For the past 16 days I have been fine. I haven't worried much about Elaine calling with news on my genetics testing. After all, she said it would be "two to four weeks" before I got the results back. I've been around the medical world long enough to know that rarely (if ever) does anything come back earlier than expected so for the first two weeks after April 27, I successfully put the issue out of my mind. I went about my business as usual, which lately, has been so wonderfully unusual. I've worked hard on the book launch and on my job search, somehow finding time for the job that actually pays me. I've watched Teddy play baseball and lacrosse and taken Annabel to gymnastics. I got a precious two nights away for Mother's Day with my mom, aunt Helen, and cousin Kirsten. And none of it has been ruined by the dread of hearing whether my TP53 gene, or any other gene for that matter, held a mutation that led me to get breast cancer at such an unusually young age.
Last night my mom thoughtfully acknowledged how hard it must be to wait. But I had to admit that it wasn't that hard because it really hadn't been. Until this afternoon.
This afternoon, something hit me and whatever-it-was almost brought me to tears while I tried to work on a project that really needed my attention. I think it started with the realization that it could be any day now that "Unknown" or "Blocked" rings me with the news. As I tried to collect myself and get back to work, I ended up taking a short break to figure out what the heck I was feeling and why all of a sudden I was feeling it.
In those minutes of deep thought--the kind that makes everything else in the world fade to the background--I realized something that I had never comprehended so deeply before. Ironically, it had to do with hope--a concept I pretend I know a lot about. I realized that balancing hope and acceptance is an extremely difficult thing to do.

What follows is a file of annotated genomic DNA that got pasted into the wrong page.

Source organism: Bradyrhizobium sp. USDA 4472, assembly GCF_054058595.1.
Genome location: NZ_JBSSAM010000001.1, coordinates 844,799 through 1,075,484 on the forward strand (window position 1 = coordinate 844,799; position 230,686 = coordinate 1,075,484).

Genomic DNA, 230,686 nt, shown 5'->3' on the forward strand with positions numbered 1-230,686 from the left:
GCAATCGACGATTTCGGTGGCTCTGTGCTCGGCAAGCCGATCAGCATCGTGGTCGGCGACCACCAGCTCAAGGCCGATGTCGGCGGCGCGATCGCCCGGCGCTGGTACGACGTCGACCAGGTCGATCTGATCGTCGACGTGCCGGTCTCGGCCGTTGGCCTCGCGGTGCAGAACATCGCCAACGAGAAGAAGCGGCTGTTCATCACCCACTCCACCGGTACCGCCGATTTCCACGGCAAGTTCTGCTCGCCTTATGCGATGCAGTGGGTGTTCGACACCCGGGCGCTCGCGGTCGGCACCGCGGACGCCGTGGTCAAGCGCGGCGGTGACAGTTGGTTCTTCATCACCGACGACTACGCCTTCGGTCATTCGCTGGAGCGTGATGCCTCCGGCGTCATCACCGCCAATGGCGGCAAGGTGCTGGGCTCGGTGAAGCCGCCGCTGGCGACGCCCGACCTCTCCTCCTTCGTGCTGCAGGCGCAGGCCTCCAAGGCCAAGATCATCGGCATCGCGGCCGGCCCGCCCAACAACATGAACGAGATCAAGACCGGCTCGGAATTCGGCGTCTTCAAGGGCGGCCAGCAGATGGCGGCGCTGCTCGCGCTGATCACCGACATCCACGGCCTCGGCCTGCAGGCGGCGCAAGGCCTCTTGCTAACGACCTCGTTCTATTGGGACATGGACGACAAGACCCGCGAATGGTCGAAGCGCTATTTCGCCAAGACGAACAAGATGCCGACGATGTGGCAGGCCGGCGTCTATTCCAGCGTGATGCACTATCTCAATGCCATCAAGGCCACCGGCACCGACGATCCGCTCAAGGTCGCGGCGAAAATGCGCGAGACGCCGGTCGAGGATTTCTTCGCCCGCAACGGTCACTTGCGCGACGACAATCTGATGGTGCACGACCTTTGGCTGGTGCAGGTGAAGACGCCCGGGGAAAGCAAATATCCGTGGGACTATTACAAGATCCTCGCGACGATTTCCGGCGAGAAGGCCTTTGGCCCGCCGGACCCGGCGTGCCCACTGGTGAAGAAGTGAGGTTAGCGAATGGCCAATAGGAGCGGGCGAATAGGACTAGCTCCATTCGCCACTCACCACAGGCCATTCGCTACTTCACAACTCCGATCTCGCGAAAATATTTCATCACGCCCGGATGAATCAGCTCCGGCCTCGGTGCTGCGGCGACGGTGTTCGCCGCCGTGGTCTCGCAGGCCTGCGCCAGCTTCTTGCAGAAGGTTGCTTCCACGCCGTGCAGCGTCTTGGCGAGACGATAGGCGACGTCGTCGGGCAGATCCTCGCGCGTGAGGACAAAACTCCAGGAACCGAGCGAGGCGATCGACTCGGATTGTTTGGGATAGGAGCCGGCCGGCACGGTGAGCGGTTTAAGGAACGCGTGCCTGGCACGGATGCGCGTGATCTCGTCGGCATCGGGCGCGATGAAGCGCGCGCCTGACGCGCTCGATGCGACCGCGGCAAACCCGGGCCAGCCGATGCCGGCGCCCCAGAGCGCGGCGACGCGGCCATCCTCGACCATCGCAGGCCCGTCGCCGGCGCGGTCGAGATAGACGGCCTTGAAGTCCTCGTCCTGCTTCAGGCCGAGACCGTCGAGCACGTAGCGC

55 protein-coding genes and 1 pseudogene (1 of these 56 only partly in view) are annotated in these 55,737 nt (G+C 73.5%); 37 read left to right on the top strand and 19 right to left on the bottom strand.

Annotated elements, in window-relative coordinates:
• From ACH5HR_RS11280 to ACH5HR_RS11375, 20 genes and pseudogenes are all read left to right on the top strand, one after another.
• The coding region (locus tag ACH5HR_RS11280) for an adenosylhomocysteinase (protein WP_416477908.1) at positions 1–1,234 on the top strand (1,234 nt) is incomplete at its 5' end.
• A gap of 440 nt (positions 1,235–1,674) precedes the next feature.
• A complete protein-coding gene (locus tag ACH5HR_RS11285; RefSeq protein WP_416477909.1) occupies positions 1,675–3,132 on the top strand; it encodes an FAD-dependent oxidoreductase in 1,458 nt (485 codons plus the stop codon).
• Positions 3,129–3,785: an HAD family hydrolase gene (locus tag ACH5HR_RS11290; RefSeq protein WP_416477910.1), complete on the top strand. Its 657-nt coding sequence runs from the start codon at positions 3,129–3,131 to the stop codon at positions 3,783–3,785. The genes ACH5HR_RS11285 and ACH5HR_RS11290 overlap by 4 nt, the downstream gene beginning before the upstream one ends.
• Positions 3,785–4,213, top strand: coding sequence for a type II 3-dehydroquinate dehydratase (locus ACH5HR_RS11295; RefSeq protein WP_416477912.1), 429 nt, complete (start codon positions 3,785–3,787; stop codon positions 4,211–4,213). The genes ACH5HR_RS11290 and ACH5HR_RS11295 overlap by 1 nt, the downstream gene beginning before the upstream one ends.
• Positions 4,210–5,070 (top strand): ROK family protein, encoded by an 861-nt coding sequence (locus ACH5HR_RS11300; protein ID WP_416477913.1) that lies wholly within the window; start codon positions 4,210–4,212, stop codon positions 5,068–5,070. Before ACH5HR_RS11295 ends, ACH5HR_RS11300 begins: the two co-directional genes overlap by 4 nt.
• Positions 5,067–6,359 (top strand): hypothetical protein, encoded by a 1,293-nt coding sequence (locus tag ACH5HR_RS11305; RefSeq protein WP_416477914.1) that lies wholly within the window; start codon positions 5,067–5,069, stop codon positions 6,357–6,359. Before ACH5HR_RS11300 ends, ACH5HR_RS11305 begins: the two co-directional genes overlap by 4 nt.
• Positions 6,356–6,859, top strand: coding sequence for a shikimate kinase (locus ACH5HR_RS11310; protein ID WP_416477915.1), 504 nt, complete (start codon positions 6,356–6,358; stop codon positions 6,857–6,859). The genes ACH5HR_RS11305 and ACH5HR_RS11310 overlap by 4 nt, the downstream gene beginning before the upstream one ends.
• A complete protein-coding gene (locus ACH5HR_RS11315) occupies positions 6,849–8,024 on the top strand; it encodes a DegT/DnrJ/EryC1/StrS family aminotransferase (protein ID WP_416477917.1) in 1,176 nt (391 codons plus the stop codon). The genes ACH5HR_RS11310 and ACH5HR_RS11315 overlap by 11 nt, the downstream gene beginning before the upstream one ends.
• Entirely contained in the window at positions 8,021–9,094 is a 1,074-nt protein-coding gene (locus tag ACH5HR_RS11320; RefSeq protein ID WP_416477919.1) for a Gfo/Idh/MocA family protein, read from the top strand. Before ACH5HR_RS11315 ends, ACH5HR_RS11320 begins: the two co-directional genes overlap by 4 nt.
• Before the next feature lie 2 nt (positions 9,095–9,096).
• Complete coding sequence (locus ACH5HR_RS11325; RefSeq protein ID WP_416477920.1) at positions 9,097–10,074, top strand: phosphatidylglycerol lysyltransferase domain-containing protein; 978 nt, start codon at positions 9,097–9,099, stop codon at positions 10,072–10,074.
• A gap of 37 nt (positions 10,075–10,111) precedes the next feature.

The truth is that today, I panicked. I panicked that I wasn't ready; that if the news came today that I had a genetic mutation that predisposed me (and perhaps even my children) to cancer, that I wouldn't be prepared. Because I'm not prepared. And I really like to be.
That's one thing that's so hard about hope. If you hope for something, it's hard to also prepare yourself to accept the reality of the outcome-gone-bad. So while I have been hiding from that reality or hoping that the news comes back "good," I haven't at all prepared myself for the reality that today or tomorrow or the next day, my life could take another violent turn (the kind that gives you serious whiplash). Then again, how does one prepare for those types of turns? How do we brace ourselves for bad news while hoping for the best? It's not an easy thing to do, and in the midst of all of the blessings and excitement swirling in my life right now, I panicked today at the thought that I have completely failed to do it.